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Barry Willis Posted: Oct 17, 1998 0 comments

Build it and no one will come. That's been the broadcasting industry's worst nightmare since discussions about high-definition television began more than 10 years ago. Many executives have expressed dismay over the fact that the <A HREF="http://www.fcc.gov/">Federal Communications Commission</A> mandated their compliance with HDTV's launch---an effort that costs each station millions of dollars in new equipment and technical training---when there is almost no audience to see it. Dozens of stations are ready for the official nationwide launch of HDTV in just two weeks, but the few people who will see the first broadcasts will be engineers, journalists, and a handful of customers and salespeople in electronics stores.

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Barry Willis Posted: Oct 17, 1998 0 comments

Recordable DVD is on its way to the home-theater market. <A HREF="http://www.tdk.com/">TDK</A> has announced two breakthroughs in high-density recordable media that will likely cause an epidemic of apoplectic fits in the film industry.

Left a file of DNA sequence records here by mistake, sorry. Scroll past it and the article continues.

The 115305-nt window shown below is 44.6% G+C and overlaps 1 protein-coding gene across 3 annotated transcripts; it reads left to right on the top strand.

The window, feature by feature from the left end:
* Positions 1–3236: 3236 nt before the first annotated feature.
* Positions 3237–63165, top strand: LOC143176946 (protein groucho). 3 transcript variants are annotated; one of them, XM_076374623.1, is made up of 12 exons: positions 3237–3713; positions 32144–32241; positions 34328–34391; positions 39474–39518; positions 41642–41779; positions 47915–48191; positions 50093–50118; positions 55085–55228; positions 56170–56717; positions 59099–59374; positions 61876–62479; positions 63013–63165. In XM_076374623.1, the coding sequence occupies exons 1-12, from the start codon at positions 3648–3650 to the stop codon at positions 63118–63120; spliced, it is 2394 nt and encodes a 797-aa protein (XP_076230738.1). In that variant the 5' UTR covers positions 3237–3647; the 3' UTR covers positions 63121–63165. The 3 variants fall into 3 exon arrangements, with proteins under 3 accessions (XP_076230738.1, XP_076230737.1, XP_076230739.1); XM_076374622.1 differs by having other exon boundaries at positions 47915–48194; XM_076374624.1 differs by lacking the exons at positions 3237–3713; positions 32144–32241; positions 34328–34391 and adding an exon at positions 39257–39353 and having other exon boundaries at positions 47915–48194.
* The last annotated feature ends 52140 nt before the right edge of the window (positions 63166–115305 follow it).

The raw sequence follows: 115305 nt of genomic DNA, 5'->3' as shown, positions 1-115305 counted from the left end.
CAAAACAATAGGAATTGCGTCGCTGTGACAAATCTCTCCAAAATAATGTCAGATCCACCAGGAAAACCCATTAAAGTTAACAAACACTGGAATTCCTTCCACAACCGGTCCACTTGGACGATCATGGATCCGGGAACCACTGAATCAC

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Posted: Oct 11, 1998 0 comments

There's nothing else in home theater like a cinematically stunning film transferred to HDTV videotape and displayed at 720p or 1080i/p. The only problem is that the frame rates for the two formats are not the same, creating a syncing nightmare for the transfer studio. Solutions have involved running a single film frame through more than one scan of the faster DTV format to create a seamless presentation. As networks begin DTV transmission this fall, the ability to transfer film---a major source of primetime programming---and to create original high-definition content in a variety of DTV formats has become even more critical.

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Barry Willis Posted: Oct 11, 1998 0 comments

High-resolution video technology leader <A HREF="http://www.faroudja.com/">Faroudja, Inc.</A> announced October 6 that Glenn W. Marschel, Jr. has been named its new President, CEO, and Co-Chairman of the Board of Directors. Mr. Marschel is replacing Michael Moore, who resigned "to pursue other interests." Chief Technical Officer and company founder Yves Faroudja will become the board's other Co-Chairman. William J. Turner will step down as Chairman, but will remain as a Director of the company.

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Derek Germano Posted: Oct 11, 1998 0 comments

S<I>teve Railsback, Peter Firth, Frank Finlay, Mathilda May, Patrick Stewart. Directed by Tobe Hooper. Aspect ratio: 2.35:1 (letterbox). Dolby Digital 5.1. 116 minutes. 1985. MGM Home Entertainment 907017. Rated R. $24.98.</I>

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Jon Iverson Posted: Oct 11, 1998 0 comments